Tuesday, January 16, 2018

"The First Rows of Summer", 1938

From the 1938 home opener, we get this amazing photo from the Milwaukee Journal of fans leaving the ballpark by... walking on the field?

The first rows of summer leaving the ball park. Fans were asked to respect the infield grass as they started for their streetcars on 8th st., but not all of them remembered. The grass looked more than fit to stand up under a few score grounders and a few thousand exits.
Unfortunately, the focal point is the foreground. But we can still get a great deal of information about Borchert Field from the entire photo.

I love the uniforms worn by the ushers, as they stand trying (in vain) to keep the fans off the infield.

White jackets with dark ties and trousers. Can't tell what color their peaked caps are - blue, perhaps? The white jackets certainly make them stand out in this photo, as they would have stood out at the ballpark.

The entire Borchert Field staff was given new uniforms for 1938 by team owner Henry "Heinie" Bendiger, who had purchased the Brewers from the Phil Ball estate in early 1934.

Speaking of uniforms, this gentleman at home field is wearing what appears to be a dark jacket with the name "BREWERS" in arched letters across the back.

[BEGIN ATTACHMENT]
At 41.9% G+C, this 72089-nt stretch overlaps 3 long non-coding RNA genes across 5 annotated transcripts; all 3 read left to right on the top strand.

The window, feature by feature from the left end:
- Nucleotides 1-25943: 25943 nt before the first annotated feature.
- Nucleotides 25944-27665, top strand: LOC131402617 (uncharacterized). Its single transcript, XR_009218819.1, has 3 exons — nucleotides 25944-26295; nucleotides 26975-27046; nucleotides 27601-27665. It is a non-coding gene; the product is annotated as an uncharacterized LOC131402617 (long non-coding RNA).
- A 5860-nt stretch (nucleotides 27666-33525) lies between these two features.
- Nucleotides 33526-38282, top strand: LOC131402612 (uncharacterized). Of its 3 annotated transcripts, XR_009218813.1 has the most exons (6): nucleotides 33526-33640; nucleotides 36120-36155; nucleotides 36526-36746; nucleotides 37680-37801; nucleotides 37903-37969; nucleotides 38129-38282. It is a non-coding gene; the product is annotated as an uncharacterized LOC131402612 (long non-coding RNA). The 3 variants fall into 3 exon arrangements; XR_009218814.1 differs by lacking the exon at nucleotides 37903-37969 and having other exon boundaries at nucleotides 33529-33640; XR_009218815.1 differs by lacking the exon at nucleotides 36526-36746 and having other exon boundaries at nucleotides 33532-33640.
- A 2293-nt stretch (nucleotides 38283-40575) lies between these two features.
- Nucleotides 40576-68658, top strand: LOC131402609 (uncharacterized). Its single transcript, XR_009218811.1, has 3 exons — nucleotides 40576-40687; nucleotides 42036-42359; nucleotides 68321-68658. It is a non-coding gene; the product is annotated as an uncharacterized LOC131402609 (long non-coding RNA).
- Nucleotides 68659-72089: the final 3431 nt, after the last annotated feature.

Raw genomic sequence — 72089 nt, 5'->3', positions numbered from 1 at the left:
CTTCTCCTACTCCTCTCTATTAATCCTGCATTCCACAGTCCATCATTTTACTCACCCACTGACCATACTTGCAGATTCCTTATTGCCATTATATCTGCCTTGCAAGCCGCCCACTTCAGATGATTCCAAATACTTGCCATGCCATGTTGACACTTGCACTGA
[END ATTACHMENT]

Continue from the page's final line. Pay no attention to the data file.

I'd love to know more about this. Team jacket? Or maybe coveralls? Perhaps that's the groundskeeper, watching the fans trample his grass underfoot.

The photo also shows us the rudimentary safety precautions at the Orchard. Today, our ballparks have netting wrapped around the diamond from base to base, and behind home plate all the way up to the second level. In 1938, however, only a few feet of fencing stood between Bendiger's patrons and the field.

This appears to be a public address speaker, hung just below the roof:

Speaking of ballpark infrastructure, we can see once again how obtrusive the light poles must have been. They were added in 1935, almost fifty years after the ballpark opened, and for want of a better place were installed on the field directly in front of the stands.

And finally, we get another look at Borchert Field's distinctive angled dugouts.

The Brewers won that day, beating the Columbus Red Birds 9-2. Aside from being Opening Day, it was also manager Al Sothoron's birthday, and starting pitcher Whitlow Wyatt gave him one heck of a present; a wonderful four-hit complete game. Those two Columbus runs came in the eighth, when the Brewers were already up 6-0.

It must have been a heady experience for the Milwaukee faithful; the first win in the books, walking over the Borchert Field grass on the way to the exit.

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